The 6 most common problems when filing taxes as a self-employed worker

    1. “I didn’t know I had to pay self-employment taxes.”

    This is a common blunder made by newly self-employed individuals.

    When you file your return, you may be astonished to learn that you owe an additional 15.3 percent tax on top of your income taxes. This is referred to as the self-employment tax, and it includes Social Security and Medicare contributions. If you aren’t aware of it, it can result in a huge tax burden.

    If you were an employee, you would be responsible for half of the cost, while your employer would be responsible for the other half. Both are your responsibilities as a self-employed person. On the plus side, you can deduct half of your self-employment tax to offset your income thanks to a unique tax deduction for independent contractors (self-employed individuals).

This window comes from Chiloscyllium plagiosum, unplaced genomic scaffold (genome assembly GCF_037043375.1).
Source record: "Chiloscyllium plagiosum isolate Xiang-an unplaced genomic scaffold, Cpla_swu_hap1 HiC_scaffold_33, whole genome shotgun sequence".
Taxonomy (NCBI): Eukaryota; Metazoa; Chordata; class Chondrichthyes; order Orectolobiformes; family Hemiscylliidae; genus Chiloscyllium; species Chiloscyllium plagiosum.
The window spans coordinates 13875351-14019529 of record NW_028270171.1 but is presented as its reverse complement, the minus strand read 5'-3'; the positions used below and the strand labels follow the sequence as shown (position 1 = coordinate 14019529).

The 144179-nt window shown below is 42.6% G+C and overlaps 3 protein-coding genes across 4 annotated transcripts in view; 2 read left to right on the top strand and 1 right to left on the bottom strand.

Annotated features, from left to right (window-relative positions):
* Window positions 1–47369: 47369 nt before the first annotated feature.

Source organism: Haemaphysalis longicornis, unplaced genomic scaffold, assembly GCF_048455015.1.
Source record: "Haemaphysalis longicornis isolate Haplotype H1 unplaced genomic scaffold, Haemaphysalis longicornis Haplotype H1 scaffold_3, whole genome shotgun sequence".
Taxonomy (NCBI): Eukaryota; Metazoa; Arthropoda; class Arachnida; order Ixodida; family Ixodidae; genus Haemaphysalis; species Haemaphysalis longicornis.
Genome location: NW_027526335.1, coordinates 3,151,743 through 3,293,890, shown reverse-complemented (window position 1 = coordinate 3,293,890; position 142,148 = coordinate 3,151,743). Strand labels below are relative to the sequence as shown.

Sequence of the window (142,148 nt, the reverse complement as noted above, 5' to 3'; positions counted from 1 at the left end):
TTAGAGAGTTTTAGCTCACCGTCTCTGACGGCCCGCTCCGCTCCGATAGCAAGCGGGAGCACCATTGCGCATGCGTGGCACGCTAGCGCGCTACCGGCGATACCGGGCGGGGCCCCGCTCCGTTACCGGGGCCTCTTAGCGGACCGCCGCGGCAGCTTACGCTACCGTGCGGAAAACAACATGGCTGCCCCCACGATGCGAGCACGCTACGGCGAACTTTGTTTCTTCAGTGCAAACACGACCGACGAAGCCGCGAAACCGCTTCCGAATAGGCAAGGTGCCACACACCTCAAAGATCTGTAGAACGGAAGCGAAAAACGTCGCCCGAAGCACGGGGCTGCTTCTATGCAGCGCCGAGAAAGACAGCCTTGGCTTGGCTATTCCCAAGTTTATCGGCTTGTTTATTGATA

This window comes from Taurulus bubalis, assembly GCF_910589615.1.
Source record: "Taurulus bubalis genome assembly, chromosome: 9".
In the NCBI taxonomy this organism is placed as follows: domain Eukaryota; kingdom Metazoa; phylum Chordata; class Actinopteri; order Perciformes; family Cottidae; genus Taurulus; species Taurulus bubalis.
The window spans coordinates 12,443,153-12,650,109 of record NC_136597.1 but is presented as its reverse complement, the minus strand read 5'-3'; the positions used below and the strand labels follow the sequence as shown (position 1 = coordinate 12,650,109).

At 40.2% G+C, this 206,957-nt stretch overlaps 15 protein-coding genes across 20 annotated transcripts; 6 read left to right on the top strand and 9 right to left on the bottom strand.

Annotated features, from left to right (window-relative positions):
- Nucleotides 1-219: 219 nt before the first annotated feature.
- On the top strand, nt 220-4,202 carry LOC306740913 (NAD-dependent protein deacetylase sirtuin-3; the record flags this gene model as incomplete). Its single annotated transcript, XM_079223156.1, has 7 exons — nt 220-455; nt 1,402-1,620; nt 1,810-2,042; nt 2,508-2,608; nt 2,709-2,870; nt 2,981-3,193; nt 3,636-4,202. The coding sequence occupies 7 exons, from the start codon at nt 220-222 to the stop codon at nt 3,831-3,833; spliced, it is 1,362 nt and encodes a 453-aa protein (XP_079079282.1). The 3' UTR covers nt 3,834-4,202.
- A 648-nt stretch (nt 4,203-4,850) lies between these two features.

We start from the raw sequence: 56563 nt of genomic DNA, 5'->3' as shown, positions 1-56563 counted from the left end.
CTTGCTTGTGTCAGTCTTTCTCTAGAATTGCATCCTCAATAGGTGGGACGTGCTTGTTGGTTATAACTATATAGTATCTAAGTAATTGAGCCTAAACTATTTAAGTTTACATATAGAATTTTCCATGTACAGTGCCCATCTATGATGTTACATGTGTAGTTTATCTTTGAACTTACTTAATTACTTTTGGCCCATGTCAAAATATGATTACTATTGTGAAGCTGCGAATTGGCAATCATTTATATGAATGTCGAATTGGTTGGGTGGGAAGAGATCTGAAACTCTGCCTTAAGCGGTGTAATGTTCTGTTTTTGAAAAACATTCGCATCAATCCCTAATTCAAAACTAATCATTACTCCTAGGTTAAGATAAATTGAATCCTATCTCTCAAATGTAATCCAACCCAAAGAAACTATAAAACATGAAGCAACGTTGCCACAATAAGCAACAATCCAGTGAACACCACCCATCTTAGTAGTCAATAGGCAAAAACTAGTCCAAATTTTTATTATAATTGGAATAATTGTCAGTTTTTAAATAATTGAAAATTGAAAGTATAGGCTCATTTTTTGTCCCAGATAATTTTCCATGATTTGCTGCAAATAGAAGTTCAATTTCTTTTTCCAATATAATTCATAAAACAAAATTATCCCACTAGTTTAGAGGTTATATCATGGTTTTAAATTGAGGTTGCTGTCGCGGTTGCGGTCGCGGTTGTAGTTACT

2. “I had no idea I had to pay for the entire year.”

    Self-employed people must put in tax payments four times a year instead of having taxes automatically withdrawn (like employees do) (called estimated tax payments).

    The best time to learn about projected payments is now, if you didn’t know or forgot about sending in your quarterly payments. But keep in mind that if you don’t make these payments for several months, you may end up owing a large tax bill, as well as penalties, when you file.

    If you can’t afford to pay, you can petition for an extension or set up a monthly payment plan (known as an IRS instalment agreement).